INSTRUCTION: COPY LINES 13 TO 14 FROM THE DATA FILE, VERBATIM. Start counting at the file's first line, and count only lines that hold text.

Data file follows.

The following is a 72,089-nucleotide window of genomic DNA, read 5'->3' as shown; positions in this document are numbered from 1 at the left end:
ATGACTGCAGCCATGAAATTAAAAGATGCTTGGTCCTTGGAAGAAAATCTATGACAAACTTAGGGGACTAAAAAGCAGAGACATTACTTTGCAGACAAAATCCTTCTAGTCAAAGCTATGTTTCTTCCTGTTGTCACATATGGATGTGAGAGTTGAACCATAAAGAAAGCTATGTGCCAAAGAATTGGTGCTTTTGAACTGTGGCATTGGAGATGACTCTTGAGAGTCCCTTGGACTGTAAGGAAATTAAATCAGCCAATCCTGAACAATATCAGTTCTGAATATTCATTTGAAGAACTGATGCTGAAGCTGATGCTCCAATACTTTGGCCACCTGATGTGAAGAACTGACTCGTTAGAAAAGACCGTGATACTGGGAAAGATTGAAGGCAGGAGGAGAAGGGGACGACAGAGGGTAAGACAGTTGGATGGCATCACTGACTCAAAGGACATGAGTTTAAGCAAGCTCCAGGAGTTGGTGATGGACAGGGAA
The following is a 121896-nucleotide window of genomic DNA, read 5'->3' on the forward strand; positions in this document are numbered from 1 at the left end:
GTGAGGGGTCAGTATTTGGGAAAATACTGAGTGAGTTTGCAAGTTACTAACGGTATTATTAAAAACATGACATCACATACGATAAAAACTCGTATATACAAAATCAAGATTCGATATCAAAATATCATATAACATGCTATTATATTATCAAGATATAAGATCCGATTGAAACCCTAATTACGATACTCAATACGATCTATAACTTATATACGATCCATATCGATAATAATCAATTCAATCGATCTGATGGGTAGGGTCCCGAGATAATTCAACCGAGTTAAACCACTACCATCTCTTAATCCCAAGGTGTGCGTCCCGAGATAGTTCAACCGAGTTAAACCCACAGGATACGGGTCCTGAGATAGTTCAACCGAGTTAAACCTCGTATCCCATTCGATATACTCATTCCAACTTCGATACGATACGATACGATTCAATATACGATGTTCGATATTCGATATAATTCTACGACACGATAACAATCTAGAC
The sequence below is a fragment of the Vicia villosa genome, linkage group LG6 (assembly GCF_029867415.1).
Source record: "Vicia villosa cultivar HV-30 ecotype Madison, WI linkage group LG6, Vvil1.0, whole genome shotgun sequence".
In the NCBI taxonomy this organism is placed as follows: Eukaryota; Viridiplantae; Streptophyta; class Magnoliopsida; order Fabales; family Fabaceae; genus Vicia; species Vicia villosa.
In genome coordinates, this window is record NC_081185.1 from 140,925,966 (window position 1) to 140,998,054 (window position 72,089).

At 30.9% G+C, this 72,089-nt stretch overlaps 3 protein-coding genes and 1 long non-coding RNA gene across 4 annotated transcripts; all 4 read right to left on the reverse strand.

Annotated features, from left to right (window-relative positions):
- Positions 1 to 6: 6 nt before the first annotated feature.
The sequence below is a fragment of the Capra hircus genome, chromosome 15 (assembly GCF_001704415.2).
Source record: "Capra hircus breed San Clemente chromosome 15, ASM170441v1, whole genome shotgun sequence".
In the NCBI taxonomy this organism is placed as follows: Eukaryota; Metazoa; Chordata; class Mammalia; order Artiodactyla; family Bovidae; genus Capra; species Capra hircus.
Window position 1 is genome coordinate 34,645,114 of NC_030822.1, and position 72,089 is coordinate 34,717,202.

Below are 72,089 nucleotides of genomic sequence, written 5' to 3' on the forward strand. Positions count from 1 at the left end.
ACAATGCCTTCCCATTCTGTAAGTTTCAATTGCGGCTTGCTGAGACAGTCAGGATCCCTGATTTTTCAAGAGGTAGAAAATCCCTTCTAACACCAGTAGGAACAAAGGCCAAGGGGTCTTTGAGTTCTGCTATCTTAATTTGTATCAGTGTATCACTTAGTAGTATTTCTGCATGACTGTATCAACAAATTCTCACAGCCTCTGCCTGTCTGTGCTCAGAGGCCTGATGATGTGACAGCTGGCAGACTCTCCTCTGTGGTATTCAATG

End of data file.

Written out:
Source record: "Capra hircus breed San Clemente chromosome 15, ASM170441v1, whole genome shotgun sequence".
In the NCBI taxonomy this organism is placed as follows: Eukaryota; Metazoa; Chordata; class Mammalia; order Artiodactyla; family Bovidae; genus Capra; species Capra hircus.